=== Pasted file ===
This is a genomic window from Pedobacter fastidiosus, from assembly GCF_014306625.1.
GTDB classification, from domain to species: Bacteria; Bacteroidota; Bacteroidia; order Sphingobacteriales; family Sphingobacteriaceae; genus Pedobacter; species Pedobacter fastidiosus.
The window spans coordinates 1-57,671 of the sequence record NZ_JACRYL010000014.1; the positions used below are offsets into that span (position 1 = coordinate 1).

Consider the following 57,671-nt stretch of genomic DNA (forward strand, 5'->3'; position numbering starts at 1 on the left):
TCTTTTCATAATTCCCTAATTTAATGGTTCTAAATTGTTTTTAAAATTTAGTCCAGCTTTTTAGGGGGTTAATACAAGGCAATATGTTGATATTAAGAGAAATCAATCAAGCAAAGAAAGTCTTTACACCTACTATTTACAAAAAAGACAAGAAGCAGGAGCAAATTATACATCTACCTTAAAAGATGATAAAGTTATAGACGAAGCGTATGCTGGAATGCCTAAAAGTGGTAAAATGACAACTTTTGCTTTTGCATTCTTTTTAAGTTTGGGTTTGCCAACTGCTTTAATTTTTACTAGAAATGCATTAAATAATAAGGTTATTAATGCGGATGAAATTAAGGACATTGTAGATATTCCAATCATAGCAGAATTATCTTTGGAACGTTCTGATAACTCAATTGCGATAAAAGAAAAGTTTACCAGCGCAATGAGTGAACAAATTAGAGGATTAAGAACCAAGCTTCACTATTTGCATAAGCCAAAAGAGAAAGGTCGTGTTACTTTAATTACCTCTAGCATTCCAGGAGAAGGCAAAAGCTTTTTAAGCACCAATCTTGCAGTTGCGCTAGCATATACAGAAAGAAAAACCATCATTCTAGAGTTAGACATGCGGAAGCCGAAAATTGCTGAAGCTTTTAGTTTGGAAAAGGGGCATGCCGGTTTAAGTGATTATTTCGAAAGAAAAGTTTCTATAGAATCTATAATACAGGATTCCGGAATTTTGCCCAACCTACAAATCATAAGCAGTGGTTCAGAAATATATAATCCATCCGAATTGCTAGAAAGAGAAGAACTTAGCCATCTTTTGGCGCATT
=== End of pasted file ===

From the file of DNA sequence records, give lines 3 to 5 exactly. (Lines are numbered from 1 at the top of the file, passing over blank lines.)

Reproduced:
The window spans coordinates 1-57,671 of the sequence record NZ_JACRYL010000014.1; the positions used below are offsets into that span (position 1 = coordinate 1).

Consider the following 57,671-nt stretch of genomic DNA (forward strand, 5'->3'; position numbering starts at 1 on the left):
TCTTTTCATAATTCCCTAATTTAATGGTTCTAAATTGTTTTTAAAATTTAGTCCAGCTTTTTAGGGGGTTAATACAAGGCAATATGTTGATATTAAGAGAAATCAATCAAGCAAAGAAAGTCTTTACACCTACTATTTACAAAAAAGACAAGAAGCAGGAGCAAATTATACATCTACCTTAAAAGATGATAAAGTTATAGACGAAGCGTATGCTGGAATGCCTAAAAGTGGTAAAATGACAACTTTTGCTTTTGCATTCTTTTTAAGTTTGGGTTTGCCAACTGCTTTAATTTTTACTAGAAATGCATTAAATAATAAGGTTATTAATGCGGATGAAATTAAGGACATTGTAGATATTCCAATCATAGCAGAATTATCTTTGGAACGTTCTGATAACTCAATTGCGATAAAAGAAAAGTTTACCAGCGCAATGAGTGAACAAATTAGAGGATTAAGAACCAAGCTTCACTATTTGCATAAGCCAAAAGAGAAAGGTCGTGTTACTTTAATTACCTCTAGCATTCCAGGAGAAGGCAAAAGCTTTTTAAGCACCAATCTTGCAGTTGCGCTAGCATATACAGAAAGAAAAACCATCATTCTAGAGTTAGACATGCGGAAGCCGAAAATTGCTGAAGCTTTTAGTTTGGAAAAGGGGCATGCCGGTTTAAGTGATTATTTCGAAAGAAAAGTTTCTATAGAATCTATAATACAGGATTCCGGAATTTTGCCCAACCTACAAATCATAAGCAGTGGTTCAGAAATATATAATCCATCCGAATTGCTAGAAAGAGAAGAACTTAGCCATCTTTTGGCGCATT